After a nail-biting finish in the first ODI at Colombo, the two teams will now clash in the second ODI in the three-match series at the Mahinda Rajapaksa International Cricket Stadium, Hambantota on Wednesday.
The onus will be on West Indies to bounce back strongly in this game after falling short by a whisker in the first match.
Ground details and team combination
The Mahinda Rajapaksa International Cricket Stadium, Hambantota has one of the best batting tracks in Sri Lanka. Since January 2017, batsmen have scored at 41.8 per wicket with a wicket falling only every 43 balls. We could have a high scoring contest on our hands as 300-plus has been scored in three out of the six innings, which includes Sri Lanka successfully chasing down a target of 311 in the last match at this venue.
Unlike the track at SSC, Hambantota favours spin a lot more than pace. Since 2017, out of the 36 wickets to fall at this venue 23 have gone to spinners, while the rest have fallen to pacers. The fast bowlers have picked up a wicket every 54.2 deliveries, 54.5 runs apart. The spinners have been significantly better, scalping a wicket once every 38.5 balls and at an average of 35.3.
Although right-arm pacers have picked up the most wickets on this ground since 2017, the off-spinners are not far behind and have done so at a significantly better economy rate, bowling average, and bowling strike-rate. In fact, off-spinners have been the best among all bowling techniques and you could benefit by including a couple of such bowlers in your team.
Shai Hope is currently an all-time great when it comes to opening the batting in ODIs. Among batsmen who have opened at least 10 times, Hope’s average of 91.88 is the highest. He has 12 50-plus scores at the top and showed his worth in the first game at Colombo where he scored a 140-ball 115 to take his side to a competitive total. No other wicketkeeper has more dismissals than Hope’s 43 in ODIs since 2019, which further makes him a hot candidate for your team’s captaincy.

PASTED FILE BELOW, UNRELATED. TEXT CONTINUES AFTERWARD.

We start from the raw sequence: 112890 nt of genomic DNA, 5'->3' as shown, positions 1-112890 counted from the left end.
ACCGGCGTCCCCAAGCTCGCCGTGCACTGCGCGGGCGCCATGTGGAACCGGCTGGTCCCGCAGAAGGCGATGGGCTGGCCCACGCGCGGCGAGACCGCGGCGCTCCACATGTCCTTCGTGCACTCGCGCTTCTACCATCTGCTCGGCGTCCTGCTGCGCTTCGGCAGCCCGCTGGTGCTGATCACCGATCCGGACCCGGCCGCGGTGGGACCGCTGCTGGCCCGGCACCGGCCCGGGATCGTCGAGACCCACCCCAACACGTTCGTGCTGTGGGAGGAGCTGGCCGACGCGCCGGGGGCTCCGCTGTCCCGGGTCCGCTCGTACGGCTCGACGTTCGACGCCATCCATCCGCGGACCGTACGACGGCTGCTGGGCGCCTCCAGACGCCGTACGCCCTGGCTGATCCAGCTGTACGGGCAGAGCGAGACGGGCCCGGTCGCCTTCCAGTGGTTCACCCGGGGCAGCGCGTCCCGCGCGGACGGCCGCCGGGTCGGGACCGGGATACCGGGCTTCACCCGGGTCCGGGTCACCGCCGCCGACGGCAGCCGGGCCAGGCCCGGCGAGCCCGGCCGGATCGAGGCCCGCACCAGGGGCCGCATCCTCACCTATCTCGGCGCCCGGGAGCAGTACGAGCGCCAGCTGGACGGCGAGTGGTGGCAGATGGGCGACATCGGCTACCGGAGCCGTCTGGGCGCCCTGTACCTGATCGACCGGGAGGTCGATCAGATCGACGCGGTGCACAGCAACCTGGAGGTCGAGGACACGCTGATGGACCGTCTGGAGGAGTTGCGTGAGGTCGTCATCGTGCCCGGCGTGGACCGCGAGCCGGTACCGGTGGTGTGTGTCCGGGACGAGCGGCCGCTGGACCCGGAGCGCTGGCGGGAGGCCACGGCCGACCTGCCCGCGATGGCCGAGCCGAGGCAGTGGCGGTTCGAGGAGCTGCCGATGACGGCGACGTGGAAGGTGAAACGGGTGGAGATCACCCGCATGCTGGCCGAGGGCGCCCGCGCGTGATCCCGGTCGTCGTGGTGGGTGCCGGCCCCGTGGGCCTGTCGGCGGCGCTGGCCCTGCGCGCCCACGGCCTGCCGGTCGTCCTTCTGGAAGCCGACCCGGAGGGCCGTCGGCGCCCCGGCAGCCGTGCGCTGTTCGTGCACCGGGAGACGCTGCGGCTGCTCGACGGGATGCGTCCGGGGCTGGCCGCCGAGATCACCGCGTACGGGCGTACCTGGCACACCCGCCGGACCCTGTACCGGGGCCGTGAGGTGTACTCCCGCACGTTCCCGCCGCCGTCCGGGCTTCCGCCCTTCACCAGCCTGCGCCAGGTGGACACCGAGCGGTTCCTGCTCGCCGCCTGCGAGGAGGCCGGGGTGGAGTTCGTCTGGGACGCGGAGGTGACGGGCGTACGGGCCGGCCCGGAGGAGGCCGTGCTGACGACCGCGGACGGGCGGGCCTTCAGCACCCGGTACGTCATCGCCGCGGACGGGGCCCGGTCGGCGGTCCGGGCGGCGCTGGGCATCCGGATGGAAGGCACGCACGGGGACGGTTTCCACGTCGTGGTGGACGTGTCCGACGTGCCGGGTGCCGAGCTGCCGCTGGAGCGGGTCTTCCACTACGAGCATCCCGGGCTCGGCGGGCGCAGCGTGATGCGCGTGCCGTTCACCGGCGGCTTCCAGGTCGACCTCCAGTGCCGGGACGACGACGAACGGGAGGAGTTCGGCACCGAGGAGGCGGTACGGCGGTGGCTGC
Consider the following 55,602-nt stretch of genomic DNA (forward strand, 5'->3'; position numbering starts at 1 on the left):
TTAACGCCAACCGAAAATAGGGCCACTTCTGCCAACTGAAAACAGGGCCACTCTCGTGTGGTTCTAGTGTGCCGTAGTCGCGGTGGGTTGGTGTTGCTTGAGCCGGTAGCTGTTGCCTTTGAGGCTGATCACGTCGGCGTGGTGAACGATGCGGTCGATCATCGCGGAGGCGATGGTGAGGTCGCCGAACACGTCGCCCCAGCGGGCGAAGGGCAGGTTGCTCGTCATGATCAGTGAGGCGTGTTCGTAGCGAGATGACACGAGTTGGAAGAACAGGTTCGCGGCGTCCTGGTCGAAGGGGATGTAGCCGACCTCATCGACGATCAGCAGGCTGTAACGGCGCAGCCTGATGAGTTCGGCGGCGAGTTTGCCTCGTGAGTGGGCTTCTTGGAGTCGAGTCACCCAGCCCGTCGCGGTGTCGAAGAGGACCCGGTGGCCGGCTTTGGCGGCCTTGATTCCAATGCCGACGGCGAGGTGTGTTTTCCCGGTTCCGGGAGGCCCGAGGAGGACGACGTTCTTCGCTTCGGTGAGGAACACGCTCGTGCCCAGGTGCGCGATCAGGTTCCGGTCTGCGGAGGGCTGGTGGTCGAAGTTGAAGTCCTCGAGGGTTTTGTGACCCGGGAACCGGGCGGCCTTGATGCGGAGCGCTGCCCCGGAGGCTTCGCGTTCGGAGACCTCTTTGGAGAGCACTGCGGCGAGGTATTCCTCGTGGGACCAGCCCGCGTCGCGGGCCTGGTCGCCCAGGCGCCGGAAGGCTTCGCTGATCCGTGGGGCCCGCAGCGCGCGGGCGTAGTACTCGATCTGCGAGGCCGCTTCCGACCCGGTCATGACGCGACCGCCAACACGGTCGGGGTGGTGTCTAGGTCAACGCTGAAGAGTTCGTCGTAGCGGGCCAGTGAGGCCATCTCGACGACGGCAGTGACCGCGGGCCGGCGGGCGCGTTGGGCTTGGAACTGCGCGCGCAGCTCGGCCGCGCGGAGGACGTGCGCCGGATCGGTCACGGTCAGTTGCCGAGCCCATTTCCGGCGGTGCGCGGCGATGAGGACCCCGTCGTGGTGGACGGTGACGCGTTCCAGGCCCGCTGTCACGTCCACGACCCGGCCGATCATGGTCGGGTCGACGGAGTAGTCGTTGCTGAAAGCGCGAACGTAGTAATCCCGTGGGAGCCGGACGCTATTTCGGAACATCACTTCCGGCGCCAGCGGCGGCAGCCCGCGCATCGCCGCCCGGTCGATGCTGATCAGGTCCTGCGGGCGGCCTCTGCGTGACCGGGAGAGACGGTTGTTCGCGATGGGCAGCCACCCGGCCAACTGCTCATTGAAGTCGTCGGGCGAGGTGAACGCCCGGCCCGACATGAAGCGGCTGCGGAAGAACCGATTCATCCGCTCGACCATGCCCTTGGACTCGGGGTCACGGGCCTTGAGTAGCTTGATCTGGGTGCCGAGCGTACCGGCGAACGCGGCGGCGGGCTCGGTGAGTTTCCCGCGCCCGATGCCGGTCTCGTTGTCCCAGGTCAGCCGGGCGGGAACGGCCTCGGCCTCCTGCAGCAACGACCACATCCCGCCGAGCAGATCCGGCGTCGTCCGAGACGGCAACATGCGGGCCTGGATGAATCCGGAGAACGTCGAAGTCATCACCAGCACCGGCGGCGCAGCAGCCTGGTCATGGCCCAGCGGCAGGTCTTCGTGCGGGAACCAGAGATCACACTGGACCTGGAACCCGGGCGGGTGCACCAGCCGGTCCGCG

West Indies all-rounder Roston Chase has upped his ODI game since 2019, having scored 383 runs at 38.3 along with a strike-rate of 82. He occupies the crucial No. 4 spot in the West Indies line-up and is tasked with the responsibility of laying the foundation for the team. He scored a handy 45-ball 41 in the first game, which eased the pressure on Shai Hope. While he went wicketless and was expensive, the fact that off-spinners have done well at Hambantota could work in his favour. Since 2019, he has picked up 11 wickets at 44.36 and picks up a wicket once every 57.8 deliveries.
While Dimuth Karunaratne might not be a flashy player, he gets the job done at the top. He sees out the initial difficult phase and while he may not get those big hundreds, he sets up the match well for the middle-order to finish. Since 2019, he has scored 448 runs at an average of 40.73, which includes as many as four 50-plus scores in 12 innings.
Nuwan Pradeep has been a consistent performer for Sri Lanka. Since 2019, he has picked up 20 wickets striking every 32.8 balls. Only Lasith Malinga with 27 scalps has picked up more during this period. He has been excellent even at home, picking up six wickets at an interval of 29 deliveries each, 28 runs apart in ODIs since 2019.
Shai Hope (c & w/k), Dimuth Karunaratne, Darren Bravo, Kusal Mendis, Angelo Mathews, Roston Chase, Dhananjaya de Silva, Jason Holder, Sheldon Cottrell, Nuwan Pradeep, Wanindu Hasaranga (vc)